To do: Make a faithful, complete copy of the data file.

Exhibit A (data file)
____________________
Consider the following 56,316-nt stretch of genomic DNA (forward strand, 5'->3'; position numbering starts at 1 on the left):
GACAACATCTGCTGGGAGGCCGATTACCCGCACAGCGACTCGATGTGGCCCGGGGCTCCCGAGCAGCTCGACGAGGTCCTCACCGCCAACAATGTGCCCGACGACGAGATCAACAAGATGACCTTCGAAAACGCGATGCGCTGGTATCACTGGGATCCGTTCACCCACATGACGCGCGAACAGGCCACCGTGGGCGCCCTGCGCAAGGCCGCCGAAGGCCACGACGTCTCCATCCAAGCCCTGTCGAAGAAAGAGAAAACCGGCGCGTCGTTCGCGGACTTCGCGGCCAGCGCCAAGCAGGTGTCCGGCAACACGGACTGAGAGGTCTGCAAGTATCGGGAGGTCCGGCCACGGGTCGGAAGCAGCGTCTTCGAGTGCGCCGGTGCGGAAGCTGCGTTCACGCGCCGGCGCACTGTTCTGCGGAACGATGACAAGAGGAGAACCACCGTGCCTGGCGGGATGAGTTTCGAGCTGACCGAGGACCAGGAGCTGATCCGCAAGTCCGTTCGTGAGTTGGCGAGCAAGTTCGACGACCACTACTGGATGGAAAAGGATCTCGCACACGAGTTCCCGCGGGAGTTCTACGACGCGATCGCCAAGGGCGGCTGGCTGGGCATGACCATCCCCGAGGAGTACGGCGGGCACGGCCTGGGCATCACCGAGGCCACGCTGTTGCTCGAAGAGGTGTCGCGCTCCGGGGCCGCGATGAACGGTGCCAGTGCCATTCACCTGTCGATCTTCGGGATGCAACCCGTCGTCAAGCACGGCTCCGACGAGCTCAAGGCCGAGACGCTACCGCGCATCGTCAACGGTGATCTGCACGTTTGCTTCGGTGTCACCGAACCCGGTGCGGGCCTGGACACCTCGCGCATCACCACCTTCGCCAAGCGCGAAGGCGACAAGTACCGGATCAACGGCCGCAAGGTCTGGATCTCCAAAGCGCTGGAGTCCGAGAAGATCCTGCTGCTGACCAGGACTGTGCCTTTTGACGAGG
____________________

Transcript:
Consider the following 56,316-nt stretch of genomic DNA (forward strand, 5'->3'; position numbering starts at 1 on the left):
GACAACATCTGCTGGGAGGCCGATTACCCGCACAGCGACTCGATGTGGCCCGGGGCTCCCGAGCAGCTCGACGAGGTCCTCACCGCCAACAATGTGCCCGACGACGAGATCAACAAGATGACCTTCGAAAACGCGATGCGCTGGTATCACTGGGATCCGTTCACCCACATGACGCGCGAACAGGCCACCGTGGGCGCCCTGCGCAAGGCCGCCGAAGGCCACGACGTCTCCATCCAAGCCCTGTCGAAGAAAGAGAAAACCGGCGCGTCGTTCGCGGACTTCGCGGCCAGCGCCAAGCAGGTGTCCGGCAACACGGACTGAGAGGTCTGCAAGTATCGGGAGGTCCGGCCACGGGTCGGAAGCAGCGTCTTCGAGTGCGCCGGTGCGGAAGCTGCGTTCACGCGCCGGCGCACTGTTCTGCGGAACGATGACAAGAGGAGAACCACCGTGCCTGGCGGGATGAGTTTCGAGCTGACCGAGGACCAGGAGCTGATCCGCAAGTCCGTTCGTGAGTTGGCGAGCAAGTTCGACGACCACTACTGGATGGAAAAGGATCTCGCACACGAGTTCCCGCGGGAGTTCTACGACGCGATCGCCAAGGGCGGCTGGCTGGGCATGACCATCCCCGAGGAGTACGGCGGGCACGGCCTGGGCATCACCGAGGCCACGCTGTTGCTCGAAGAGGTGTCGCGCTCCGGGGCCGCGATGAACGGTGCCAGTGCCATTCACCTGTCGATCTTCGGGATGCAACCCGTCGTCAAGCACGGCTCCGACGAGCTCAAGGCCGAGACGCTACCGCGCATCGTCAACGGTGATCTGCACGTTTGCTTCGGTGTCACCGAACCCGGTGCGGGCCTGGACACCTCGCGCATCACCACCTTCGCCAAGCGCGAAGGCGACAAGTACCGGATCAACGGCCGCAAGGTCTGGATCTCCAAAGCGCTGGAGTCCGAGAAGATCCTGCTGCTGACCAGGACTGTGCCTTTTGACGAGG